Port Dickson by-election is as history-making as the 14th General Election result of May 9, 2018 with a three-point five-month verdict endorsing a New Malaysia, Anwar Ibrahim as the eighth Prime Minister-designate and a New Port Dickson to restore PD’s previous glory and pre-eminence
The Port Dickson by-election is as history-making as the 14th General Election result of May 9, 2018 with a three-point five-month verdict endorsing a New Malaysia, Datuk Seri Anwar Ibrahim as the eighth Prime Minister-designate after Tun Dr. Mahathir and a New Port Dickson to restore Port Dickson’s previous pre-eminence and glory as a premier tourist destination.
Despite a low voter turn-out of 58.3%, Anwar secured 31,016 votes or a 23,560-vote majority, which eclipsed that of the PKR’s Danyal Balagopal Abdullah who won the seat in the 14th general election by a margin of 17,710 votes with a voter turnout of 83%.
In winning 71.3% of 58.3% turnout of 75,770 votes, or 44,136 votes cast in the by-election, Anwar has probably set the record for the highest popular vote for the lowest voter-turn out.
In fact, Anwar’s 71.3% of the popular votes cast is higher than that of the former Prime Minister Datuk Seri Najib Razak, who only secured 62% of the popular votes cast in Pekan parliamentary constituency, or PAS President, Datuk Seri Hadi Awang, who secured only 59.3% of the popular votes cast in Marang, or UMNO President Datuk Seri Zahid Hamidi who secured only 51.4% of the popular votes cast in Bagan Datuk or the sole MCA MP and MCA President-aspirant Datuk Seri Wee Ka Siong, who secured only 43.98% of the votes cast in the Ayer Hitam parliamentary constituency in the 14th General Election.
The Port Dickson by-election results is a very promising signpost for Malaysia’s future as it showed that Pakatan Harapan has been able to maintain two goals which are significant not only to the continued success of Pakatan Harapan but the building of a New Malaysia – the ability to sustain and maintain the support of the non-Malay voters and the ability to win more Malay electoral support with the passage of time.
It is a confirmation of my theory that the political extremists and opportunists in UMNO and PAS who fall back on the toxic and vicious politics of race, religion, hate, fear and lies are fighting a losing battle in an information era in plural Malaysia.
When I visited Canberra in my recent tour of eight Australian and New Zealand cities last month, I got a note from a Malaysian expert in Australia, Dr. John Funston, of the Department of Political and Social Change, College of Asia and the Pacific of Australian National University (ANU) whose preliminary studies showed that Malay support for UMNO in Peninsular Malaysia in the 14th General Election was only about 5% higher than support for Pakatan Harapan, and not 15% as had earlier been estimated by Merdeka Centre.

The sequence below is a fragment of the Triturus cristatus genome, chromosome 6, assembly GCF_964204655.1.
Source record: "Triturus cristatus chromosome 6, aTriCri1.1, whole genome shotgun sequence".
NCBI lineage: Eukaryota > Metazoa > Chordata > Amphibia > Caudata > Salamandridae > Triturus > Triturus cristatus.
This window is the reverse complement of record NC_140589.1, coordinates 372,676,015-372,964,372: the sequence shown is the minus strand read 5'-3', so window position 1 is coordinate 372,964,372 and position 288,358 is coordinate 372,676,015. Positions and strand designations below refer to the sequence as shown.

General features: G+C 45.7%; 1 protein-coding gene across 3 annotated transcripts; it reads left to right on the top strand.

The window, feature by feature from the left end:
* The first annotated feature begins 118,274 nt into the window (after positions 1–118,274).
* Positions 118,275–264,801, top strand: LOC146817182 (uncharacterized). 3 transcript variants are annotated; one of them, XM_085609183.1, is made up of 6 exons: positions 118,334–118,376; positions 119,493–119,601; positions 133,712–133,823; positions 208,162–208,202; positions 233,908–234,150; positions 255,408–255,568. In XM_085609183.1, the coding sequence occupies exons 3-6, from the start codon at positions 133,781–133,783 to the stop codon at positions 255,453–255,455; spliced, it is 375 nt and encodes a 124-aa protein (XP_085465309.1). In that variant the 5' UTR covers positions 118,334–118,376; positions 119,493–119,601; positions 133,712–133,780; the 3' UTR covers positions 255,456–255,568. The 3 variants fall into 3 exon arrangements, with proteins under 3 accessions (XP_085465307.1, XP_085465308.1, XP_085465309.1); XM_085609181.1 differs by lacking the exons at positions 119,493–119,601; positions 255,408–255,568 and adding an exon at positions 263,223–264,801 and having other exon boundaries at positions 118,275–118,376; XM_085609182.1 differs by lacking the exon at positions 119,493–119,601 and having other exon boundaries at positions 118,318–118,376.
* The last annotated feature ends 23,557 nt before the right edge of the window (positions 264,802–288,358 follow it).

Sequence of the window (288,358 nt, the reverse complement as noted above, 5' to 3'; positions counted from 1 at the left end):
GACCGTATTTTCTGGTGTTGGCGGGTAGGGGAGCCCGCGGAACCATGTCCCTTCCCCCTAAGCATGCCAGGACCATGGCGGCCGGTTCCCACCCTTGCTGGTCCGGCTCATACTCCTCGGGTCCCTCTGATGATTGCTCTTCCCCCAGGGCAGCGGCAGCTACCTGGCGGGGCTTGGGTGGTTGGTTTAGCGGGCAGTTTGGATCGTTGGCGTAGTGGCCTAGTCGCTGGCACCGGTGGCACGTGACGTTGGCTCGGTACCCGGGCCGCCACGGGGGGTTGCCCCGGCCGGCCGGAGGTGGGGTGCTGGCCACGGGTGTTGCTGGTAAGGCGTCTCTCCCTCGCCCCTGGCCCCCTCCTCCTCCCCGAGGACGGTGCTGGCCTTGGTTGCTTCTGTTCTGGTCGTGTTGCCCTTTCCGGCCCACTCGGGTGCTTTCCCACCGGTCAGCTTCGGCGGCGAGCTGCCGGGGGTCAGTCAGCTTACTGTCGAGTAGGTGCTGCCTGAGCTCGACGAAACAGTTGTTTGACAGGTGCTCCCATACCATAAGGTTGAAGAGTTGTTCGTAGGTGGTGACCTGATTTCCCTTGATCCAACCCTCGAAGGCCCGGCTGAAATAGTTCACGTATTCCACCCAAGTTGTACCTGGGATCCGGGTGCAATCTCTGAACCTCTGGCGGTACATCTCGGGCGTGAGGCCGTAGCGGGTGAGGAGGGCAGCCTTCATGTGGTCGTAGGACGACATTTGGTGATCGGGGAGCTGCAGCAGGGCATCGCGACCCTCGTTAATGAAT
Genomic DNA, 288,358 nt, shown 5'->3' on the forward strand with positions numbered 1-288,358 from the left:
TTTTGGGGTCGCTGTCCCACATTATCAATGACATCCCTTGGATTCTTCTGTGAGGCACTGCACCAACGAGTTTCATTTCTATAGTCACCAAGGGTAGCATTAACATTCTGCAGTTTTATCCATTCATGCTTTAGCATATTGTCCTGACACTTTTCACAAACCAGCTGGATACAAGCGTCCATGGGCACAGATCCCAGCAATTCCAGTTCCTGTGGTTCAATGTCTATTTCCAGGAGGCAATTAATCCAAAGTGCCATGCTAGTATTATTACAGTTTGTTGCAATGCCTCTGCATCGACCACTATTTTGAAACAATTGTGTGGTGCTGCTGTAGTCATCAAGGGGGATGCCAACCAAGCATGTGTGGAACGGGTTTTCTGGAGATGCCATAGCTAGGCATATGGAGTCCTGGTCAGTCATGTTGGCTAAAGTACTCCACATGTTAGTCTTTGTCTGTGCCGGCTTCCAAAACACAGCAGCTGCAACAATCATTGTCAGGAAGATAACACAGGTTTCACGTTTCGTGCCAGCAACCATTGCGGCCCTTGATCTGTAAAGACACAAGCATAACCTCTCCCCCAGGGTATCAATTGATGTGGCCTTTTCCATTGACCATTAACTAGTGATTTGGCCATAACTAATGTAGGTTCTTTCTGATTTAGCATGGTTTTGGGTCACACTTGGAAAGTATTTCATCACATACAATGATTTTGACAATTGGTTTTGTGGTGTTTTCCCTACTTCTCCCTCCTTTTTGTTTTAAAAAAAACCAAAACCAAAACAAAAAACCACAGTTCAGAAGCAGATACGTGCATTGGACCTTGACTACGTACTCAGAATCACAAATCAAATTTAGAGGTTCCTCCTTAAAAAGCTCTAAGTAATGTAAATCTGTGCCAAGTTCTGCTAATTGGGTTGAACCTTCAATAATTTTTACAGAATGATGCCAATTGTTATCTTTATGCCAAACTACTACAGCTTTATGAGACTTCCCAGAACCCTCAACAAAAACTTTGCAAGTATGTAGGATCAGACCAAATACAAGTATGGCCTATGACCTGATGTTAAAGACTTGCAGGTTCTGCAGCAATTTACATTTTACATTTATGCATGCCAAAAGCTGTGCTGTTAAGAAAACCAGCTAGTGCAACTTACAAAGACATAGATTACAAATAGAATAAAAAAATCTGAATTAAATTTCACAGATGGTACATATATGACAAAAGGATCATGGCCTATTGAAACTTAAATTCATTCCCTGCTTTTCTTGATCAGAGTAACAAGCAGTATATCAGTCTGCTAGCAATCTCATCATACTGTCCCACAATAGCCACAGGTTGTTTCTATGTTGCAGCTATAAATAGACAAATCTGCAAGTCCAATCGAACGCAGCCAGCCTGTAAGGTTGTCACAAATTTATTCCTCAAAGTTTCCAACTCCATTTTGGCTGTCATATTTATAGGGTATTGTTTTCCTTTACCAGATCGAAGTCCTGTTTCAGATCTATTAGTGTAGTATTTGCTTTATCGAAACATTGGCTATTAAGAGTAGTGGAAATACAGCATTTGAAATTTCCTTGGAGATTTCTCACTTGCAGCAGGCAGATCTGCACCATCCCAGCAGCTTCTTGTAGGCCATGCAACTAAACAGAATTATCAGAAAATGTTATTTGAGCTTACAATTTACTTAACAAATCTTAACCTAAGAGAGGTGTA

I do not believe that the Malay voters who voted for UMNO or PAS in the 14th General Election wanted a global kleptocracy, a sham democracy or a rogue state.
I believe that they would have supported the Vision of a New Malaysia if they realise that Pakatan Harapan stands for an end to corruption, repression and injustices, and not exploitation of any race or religion, in particular Malays as well as Islam.
In the Port Dickson by-election, Pakatan Harapan had made inroads into many Malay-majority polling districts – which are good signs for the future.
As Anwar pointed out in his victory speech in Port Dickson last night, what is most astounding about the by-election is that all ethnic groups have come together to support Anwar as the MP for Port Dickson and the eighth Prime Minister-designate.
I am very intrigued by the statement by the PAS President Datuk Seri Abdul Hadi Awang who said that the low voter turnout was a sign of Pakatan Harapan being punished for not fulfilling its election promises, and that the tide was turning against Pakatan Harapan.
Hadi is welcome to his illusion, as he seems to have acquired one of former Prime Minister Datuk Seri Najib Razak’s traits after co-operating with the former Prime Minister – constantly subject to fits of hallucination.
Hadi should be more worried about the tide turning against PAS and PAS’ declining fortunes than that of Pakatan Harapan, after leading PAS to an unprecedented shrinkage from a national party with elected representatives throughout Peninsular Malaysia to a regional party ensconced in the Malay states in the east coast and Kedah and Perlis, and undoing all the successes and achievements in the reach-out efforts to all races, religions and regions undertaken by the two previous PAS Presidents, Fadzil Noor and Yusuf Rawa and the previous PAS Mursydul Am, Tuan Guru Dato' Nik Abdul Aziz bin Nik Mat for over two decades.